Thurs, Nov. 15, 2012
At 1:30am, my water broke in a few gushes, and I started having irregular, and occasionally strong, contractions. After one of the strong ones, N decided to call his mom in case things got more serious.
Around 10:30am, N and I left the kids at home with Grandma, and we went to my sister’s house so I could nurse her newborn. I had good, strong, regular contractions (~3min apart) for a while. Went to Panera to pick up lunch, brought it home to eat, still having contractions... but things calmed down by about 1:30pm. Later that afternoon I took a nap
By 3am or so, contractions were lasting nearly a minute and I was starting to moan through some of them. I called Theresa (my doula) and Debbie, asked them to come, but contractions fizzled out once they were here. Debbie checked me, and the baby was low and all her vitals sounded good. I drank a glass of RRL tea, took some homeopathic blue cohosh, and went back to bed around 4am with Teresa and Debbie camped out in our living room. Unfortunately, I threw all of it up shortly after I went to bed, then fell asleep through contractions (which were spaced out 10-30 minutes from 4:30am on).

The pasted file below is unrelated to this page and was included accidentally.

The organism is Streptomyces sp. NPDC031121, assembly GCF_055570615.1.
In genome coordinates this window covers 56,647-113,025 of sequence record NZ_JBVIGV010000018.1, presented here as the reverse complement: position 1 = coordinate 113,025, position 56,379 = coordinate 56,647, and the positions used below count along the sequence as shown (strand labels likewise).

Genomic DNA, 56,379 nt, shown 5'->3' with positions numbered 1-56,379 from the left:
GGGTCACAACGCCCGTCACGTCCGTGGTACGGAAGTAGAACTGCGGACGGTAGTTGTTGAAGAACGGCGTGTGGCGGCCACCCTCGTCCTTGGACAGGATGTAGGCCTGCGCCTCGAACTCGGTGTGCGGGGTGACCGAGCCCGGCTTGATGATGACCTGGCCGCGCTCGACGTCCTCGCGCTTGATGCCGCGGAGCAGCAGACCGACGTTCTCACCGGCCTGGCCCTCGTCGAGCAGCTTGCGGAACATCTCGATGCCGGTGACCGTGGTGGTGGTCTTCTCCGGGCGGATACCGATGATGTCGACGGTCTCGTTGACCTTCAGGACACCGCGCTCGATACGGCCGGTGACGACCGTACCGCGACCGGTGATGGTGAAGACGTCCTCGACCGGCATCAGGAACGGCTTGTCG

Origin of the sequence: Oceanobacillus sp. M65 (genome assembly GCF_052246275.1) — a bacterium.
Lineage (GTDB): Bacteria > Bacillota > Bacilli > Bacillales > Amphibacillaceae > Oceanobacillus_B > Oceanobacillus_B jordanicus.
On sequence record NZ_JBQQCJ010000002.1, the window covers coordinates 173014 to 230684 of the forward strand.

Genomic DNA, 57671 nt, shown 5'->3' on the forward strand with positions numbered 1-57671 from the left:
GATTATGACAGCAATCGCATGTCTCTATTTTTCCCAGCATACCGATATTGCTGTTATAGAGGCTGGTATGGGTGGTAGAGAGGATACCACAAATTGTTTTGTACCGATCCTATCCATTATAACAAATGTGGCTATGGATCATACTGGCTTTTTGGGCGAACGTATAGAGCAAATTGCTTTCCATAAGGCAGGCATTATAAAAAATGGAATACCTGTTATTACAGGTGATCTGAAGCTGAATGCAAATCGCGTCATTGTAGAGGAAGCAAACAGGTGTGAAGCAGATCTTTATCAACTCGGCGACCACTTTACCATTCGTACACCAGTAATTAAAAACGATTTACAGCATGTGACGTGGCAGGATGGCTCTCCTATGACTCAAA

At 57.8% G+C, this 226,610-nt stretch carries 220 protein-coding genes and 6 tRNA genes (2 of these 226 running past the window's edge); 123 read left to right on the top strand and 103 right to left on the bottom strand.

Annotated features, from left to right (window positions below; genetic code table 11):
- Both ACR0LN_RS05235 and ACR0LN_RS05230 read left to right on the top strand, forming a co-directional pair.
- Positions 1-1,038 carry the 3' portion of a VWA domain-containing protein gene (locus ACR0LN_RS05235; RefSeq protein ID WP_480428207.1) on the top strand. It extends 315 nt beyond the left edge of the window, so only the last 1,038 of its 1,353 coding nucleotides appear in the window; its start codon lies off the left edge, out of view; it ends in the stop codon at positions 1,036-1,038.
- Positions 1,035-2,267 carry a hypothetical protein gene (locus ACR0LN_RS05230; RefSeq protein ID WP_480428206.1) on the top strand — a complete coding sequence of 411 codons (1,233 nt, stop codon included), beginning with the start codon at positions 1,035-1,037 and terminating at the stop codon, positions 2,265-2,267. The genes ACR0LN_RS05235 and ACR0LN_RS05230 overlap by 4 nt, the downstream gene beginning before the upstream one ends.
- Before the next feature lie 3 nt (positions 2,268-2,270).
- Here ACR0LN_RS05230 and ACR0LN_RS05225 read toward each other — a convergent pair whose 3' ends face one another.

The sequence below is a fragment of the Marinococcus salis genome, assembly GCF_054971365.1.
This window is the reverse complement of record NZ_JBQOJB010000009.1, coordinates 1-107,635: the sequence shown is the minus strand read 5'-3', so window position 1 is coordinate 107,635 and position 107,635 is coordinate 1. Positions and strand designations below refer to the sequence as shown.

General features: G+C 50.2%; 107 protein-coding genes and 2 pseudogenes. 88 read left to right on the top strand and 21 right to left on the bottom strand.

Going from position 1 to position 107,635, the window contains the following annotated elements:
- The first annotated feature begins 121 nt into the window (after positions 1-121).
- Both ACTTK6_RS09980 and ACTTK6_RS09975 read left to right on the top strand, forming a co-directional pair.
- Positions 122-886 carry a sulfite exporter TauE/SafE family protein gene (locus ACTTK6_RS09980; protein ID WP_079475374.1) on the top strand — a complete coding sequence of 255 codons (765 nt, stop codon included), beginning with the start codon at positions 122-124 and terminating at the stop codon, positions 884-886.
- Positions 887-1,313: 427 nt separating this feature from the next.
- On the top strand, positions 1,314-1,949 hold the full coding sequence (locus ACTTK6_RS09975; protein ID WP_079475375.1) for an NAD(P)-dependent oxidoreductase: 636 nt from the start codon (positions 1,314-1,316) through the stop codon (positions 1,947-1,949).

At 7am or so on Friday, I woke up, with contractions continuing but still very far apart. They were pretty strong and low. I discussed with Debbie the possibility that my water hadn’t broken; she left me with some litmus paper to test. I couldn’t get a positive result, but as it was Friday, I decided to set up appointment for NST (non-stress test) and BPP (biophysical profile). I figured if my water had broken, I didn’t want to go over the weekend without knowing everything looked good. I don’t really regret doing that, even though everything was fine and the timing of it ended up being less than ideal.